There are many traits that go into being a successful small business owner. For starters, they are positive, committed, enthusiastic, and creative. They are also hard working and typically fearless. Finally, you could also say that, generally speaking, they like to be in control.


That last factor especially makes a lot of sense.


If you are going to leave the comfort and security of a job with its attendant paychecks and benefits for the far more risky life of an entrepreneur, it is logical that you will want to be in charge of as many aspects of the new engagement as possible. According to a recent article in Entrepreneur, “the truth is Steve Jobs was known for the same thing. So were Bill Gates and Larry Ellison. So are Elon Musk and Mark Zuckerberg...That’s who they are. That’s how they roll.”Steve-Strauss--in-article-Medium.png


So yes, entrepreneurs like predictability and want to be able to control as many variables in the business equation as they can. It should then follow that the one thing that can really make a small business owner sweat is a lack of control.


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As such, it probably comes as no surprise that this unprecedented 2016 election finds small business owners nervous.


These are just part of the fascinating findings in the spring 2016 Bank of America Small Business Owner Report (SBOR.) For small business owners, “anxiety is high regarding the impact of the fall elections, the effectiveness of U.S. government leaders and health care costs, possibly explaining why small businesses are taking a wait-and-see approach before making plans for hiring and growth.”


The report goes on to note, “nearly four out of five (79 percent) of small business owners express concern over the effectiveness of U.S. government leaders. In addition, 67 percent say the presidential election will affect their business “a lot” or “somewhat.” Think about that for a moment. Politicians talk about a lot of different policies, many of which actually have little bearing on the day-to-day lives of a particular set of voters. Yet, it’s remarkable that 2/3 of small business owners surveyed saw a correlation between the upcoming elections and their own local business.



This uncertainty is having some very real world consequences, having an effect small business owners’ plans for growth:


  • Last year, 63% of small business owners surveyed in the SBOR said that they expected to grow their business over the course of the 12 months. This year, that number dropped by 12 percentage-points, down to about only half (51%).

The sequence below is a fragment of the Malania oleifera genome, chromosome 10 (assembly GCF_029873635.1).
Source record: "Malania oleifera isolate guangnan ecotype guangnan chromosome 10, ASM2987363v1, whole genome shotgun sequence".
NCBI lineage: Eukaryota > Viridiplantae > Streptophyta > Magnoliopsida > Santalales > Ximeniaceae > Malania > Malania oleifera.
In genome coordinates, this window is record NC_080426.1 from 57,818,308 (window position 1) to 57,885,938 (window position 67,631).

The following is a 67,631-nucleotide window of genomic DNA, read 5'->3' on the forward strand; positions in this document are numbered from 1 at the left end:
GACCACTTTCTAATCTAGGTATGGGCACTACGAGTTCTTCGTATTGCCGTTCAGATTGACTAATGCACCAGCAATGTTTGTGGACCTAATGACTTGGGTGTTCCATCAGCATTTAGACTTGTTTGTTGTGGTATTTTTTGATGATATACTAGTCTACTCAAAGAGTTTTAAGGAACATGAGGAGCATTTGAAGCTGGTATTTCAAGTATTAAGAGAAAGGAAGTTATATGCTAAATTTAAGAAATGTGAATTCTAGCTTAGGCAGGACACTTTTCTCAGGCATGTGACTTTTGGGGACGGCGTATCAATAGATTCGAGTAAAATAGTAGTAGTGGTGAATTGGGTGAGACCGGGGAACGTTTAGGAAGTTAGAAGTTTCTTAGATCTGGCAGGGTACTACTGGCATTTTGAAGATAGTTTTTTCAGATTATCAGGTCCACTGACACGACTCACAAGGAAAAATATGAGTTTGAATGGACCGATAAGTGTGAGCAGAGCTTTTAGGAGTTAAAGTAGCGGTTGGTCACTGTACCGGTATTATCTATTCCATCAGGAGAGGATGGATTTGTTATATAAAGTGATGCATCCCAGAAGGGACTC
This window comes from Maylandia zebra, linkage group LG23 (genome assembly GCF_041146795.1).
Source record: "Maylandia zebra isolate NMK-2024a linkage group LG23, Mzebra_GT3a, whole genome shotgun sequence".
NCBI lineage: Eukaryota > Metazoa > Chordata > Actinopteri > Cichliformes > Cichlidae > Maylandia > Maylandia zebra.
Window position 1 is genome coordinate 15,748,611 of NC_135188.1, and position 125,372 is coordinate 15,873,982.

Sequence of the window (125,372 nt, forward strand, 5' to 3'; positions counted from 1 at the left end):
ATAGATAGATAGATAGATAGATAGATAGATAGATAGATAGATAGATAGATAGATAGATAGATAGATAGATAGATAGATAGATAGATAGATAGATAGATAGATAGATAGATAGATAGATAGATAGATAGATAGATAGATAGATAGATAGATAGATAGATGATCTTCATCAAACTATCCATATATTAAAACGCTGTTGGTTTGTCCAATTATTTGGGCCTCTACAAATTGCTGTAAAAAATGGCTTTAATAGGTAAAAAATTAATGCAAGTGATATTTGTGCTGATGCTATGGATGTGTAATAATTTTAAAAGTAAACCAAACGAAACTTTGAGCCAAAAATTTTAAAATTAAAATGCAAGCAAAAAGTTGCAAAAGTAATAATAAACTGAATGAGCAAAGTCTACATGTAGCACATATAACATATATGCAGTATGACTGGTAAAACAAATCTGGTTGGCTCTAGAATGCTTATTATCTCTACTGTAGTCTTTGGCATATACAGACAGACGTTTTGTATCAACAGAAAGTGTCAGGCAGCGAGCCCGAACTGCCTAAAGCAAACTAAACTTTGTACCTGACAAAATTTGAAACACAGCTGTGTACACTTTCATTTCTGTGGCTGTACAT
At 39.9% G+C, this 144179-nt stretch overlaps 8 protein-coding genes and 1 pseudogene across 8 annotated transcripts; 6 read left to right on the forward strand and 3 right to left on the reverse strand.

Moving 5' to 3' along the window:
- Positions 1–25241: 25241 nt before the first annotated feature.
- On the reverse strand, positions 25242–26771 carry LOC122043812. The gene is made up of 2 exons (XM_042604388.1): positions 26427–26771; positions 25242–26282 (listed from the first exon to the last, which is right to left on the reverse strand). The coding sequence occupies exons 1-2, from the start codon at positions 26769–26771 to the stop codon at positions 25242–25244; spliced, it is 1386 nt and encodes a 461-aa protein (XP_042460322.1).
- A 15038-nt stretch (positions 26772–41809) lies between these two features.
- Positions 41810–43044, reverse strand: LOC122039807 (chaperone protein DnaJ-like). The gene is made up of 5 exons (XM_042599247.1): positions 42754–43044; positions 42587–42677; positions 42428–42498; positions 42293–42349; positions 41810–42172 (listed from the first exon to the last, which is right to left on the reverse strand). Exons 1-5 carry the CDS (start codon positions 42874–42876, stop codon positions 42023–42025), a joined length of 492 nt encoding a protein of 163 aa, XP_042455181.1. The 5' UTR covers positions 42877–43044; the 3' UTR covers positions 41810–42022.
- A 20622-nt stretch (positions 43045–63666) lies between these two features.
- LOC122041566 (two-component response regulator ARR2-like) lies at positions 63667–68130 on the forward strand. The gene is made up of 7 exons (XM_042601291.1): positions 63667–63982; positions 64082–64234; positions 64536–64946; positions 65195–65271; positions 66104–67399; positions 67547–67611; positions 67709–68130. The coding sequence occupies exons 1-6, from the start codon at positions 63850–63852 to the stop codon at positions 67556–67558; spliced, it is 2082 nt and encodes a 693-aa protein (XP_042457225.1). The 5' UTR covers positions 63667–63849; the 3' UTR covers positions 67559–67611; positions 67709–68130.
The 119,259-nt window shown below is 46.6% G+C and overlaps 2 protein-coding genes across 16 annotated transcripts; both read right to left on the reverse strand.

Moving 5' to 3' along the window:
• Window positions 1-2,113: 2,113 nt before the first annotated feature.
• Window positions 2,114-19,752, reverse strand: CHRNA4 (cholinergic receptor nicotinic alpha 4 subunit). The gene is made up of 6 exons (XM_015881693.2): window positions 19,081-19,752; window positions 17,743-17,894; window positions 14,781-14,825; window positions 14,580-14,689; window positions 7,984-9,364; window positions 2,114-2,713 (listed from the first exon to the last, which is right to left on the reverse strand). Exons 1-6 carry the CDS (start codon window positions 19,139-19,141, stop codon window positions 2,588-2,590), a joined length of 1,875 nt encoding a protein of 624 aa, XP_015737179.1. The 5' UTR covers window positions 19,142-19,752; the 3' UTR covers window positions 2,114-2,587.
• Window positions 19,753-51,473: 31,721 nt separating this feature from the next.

• Similarly, last spring, 40% of small business owners said that at least they expected their revenues to remain constant. This year that number is down almost 10%.


That being said, these numbers were also on the lower end when surveyed in previous election years in 2012 and 2014.


Small business owners can control a lot of things in their world. They can control who works for them and how much they are paid. They can control how customers are treated, what prices customers will pay, and what products and services they will sell.


But it turns out that it could be those things they cannot control which causes them the most stress, especially in this election year.


About Steve Strauss

Steven D. Strauss is one of the world's leading experts on small business and is a lawyer, writer, and speaker. The senior small business columnist for USA Today, his Ask an Expert column is one of the most highly-syndicated business columns in the country. He is the best-selling author of 17 books, including his latest,The Small Business Bible, now out in a completely updated third edition. You can listen to his weekly podcast, Small Business Success, visit his new website TheSelfEmployed, and follow him on Twitter. © Steven D. Strauss.

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Bank of America, N.A. engages with Steve Strauss to provide informational materials for your discussion or review purposes only. Steve Strauss is a registered trademark, used pursuant to license. The third parties within articles are used under license from Steve Strauss. Consult your financial, legal and accounting advisors, as neither Bank of America, its affiliates, nor their employees provide legal, accounting and tax advice.


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